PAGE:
Judy Smith receives Queen’s Birthday Honour
RDNS SA congratulates its employee Judy Smith, who has been recognised on the Queen’s Birthday 2017 Honours List, being made a Member of the Order of Australia.
Mrs Smith received the Order of Australia Honour for her significant service to community health through pharmacy regulation and health practitioner roles to nursing, and to aged persons.
Thrilled to receive the prestigious honour, Mrs Smith said she has had a fabulous and rewarding career that began from very humble beginnings.
“For girls back then, you either became a nurse, teacher or worked in a bank as a teller – and once you were married the expectation was to stay at home and look after your children,” Mrs Smith said.
“I’ve been involved with nursing for more than 50 years and it’s amazing to see how the world has changed for the better. Thankfully, what has remained the same is the massive difference and impact nurses have on individual’s lives.
“With nursing, it’s often the smallest acts that have the biggest impact, such as a palliative care nurse putting their arms around a carer and offering comfort.”
Mrs Smith has dedicated much of her life to caring for others, first as a nurse at the age of 16, through to the boardroom as an Executive Director of Nursing and now as a semi-retired Consumer Liaison Officer at RDNS SA.
Now 68 and semi-retired, Mrs Smith is happily married with two children, three step children and nine grandchildren. She also continues to help others in her part time role as a Consumer Liaison Officer, advocating for the voice of consumers and ensuring RDNS SA’s policies and procedures have a consumer focus.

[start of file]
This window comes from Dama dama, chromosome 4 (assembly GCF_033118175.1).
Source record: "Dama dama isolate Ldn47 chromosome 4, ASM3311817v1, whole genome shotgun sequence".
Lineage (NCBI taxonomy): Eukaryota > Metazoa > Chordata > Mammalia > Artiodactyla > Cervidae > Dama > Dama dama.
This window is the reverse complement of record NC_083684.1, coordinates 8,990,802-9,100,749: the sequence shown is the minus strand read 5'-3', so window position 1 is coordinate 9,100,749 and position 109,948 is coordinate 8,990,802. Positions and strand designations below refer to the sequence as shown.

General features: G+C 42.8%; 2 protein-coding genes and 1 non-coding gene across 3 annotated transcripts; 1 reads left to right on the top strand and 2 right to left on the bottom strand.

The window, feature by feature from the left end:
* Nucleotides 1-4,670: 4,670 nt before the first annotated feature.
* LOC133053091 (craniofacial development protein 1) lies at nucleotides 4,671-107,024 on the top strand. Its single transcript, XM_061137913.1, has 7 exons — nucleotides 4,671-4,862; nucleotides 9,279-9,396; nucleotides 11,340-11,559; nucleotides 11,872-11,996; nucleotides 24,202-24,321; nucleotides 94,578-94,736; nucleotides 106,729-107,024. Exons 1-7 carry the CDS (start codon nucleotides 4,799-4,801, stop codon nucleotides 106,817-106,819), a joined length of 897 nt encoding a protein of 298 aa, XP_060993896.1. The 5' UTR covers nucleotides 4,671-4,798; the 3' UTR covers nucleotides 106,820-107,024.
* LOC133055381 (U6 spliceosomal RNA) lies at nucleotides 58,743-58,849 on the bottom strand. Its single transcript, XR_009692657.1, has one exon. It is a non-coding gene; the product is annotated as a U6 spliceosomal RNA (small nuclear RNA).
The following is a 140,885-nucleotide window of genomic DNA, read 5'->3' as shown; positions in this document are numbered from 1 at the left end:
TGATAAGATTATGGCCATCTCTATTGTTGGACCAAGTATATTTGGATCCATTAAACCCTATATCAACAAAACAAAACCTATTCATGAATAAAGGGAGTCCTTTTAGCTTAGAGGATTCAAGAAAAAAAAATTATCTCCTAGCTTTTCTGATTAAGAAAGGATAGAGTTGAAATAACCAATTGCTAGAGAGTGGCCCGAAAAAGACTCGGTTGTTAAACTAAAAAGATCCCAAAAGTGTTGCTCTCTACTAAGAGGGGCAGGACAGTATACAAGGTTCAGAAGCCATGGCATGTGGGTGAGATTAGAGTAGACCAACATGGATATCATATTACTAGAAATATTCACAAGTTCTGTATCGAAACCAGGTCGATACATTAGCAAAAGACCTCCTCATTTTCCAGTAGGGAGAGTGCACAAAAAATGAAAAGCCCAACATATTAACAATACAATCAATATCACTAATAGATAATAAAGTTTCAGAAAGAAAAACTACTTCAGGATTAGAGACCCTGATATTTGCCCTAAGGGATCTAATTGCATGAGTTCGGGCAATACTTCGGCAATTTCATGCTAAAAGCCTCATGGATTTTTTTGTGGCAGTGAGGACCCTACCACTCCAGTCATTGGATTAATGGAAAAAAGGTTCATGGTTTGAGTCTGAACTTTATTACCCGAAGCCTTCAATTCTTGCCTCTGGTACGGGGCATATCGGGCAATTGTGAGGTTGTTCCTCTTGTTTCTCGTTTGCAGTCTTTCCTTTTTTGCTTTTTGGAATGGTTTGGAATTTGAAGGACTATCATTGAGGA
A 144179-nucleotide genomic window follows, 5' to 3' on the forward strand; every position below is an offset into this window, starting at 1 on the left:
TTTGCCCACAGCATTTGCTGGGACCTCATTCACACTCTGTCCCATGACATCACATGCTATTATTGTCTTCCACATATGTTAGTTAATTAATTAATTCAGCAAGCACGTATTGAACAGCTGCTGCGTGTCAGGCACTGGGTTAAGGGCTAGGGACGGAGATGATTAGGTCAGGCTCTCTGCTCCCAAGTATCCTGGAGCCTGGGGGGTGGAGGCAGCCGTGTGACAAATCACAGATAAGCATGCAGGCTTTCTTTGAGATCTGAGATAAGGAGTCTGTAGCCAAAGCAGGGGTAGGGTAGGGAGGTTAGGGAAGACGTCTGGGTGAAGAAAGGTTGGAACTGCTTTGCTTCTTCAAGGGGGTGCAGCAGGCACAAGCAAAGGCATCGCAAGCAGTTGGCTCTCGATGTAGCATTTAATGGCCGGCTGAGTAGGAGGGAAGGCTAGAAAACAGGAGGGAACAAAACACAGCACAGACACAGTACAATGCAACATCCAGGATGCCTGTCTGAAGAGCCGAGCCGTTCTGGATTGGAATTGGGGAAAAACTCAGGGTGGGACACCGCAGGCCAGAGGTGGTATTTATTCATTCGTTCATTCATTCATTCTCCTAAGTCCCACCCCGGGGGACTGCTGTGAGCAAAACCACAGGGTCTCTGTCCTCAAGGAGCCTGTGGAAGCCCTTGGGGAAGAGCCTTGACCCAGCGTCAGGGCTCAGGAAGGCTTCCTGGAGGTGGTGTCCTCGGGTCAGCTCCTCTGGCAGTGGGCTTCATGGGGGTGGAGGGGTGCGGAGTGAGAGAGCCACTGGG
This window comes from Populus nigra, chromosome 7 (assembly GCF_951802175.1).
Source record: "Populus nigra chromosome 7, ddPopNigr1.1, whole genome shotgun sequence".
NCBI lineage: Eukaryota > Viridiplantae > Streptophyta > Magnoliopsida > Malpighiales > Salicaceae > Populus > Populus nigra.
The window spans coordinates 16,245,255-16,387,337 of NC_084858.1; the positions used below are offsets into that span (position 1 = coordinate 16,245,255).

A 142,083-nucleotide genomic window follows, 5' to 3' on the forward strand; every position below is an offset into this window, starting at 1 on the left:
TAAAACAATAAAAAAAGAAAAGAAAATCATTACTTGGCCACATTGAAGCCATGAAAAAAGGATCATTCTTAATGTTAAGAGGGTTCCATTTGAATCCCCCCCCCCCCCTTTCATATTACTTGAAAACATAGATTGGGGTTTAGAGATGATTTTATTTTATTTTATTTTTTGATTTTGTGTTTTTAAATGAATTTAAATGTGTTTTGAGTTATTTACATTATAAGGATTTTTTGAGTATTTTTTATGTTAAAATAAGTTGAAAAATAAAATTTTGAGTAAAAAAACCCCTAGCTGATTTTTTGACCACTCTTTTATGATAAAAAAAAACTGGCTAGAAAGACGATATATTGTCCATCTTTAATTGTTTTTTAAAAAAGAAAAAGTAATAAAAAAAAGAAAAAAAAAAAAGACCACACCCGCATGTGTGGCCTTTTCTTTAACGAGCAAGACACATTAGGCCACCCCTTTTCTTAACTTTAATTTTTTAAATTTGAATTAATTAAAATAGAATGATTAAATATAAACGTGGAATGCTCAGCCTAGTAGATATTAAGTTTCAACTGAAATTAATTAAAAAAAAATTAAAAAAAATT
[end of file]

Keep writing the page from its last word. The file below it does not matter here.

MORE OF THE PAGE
“Consumer centred care is the main course, it’s not a side dish,” Judy said.
“Recognising consumer needs and catering to them is the core of what we do in community care, nursing and aged care. If you get that right, everything else falls into place.”
Not one to stop pushing boundaries, Judy became a pilot two years ago – a feat that reminded her that you can accomplish anything you set your mind to.
Jokingly, Mrs Smith admits she wanted to become a pilot out of pure self-preservation.
“My husband was learning to fly and if I was going to be in the cockpit with him I wanted to know how to land the plane, just in case,” Mrs Smith said.
“I love the feeling of flying, it takes your brain to another level. It is very humbling to think back to my time as a 16-year-old nurse, and all that I’ve accomplished as a professional woman.
“Compared to men, there has been significantly less women that have received the Order of Australia honour, so I encourage people to support their female peers and nominate people who they believe should be recognised for their community contributions.”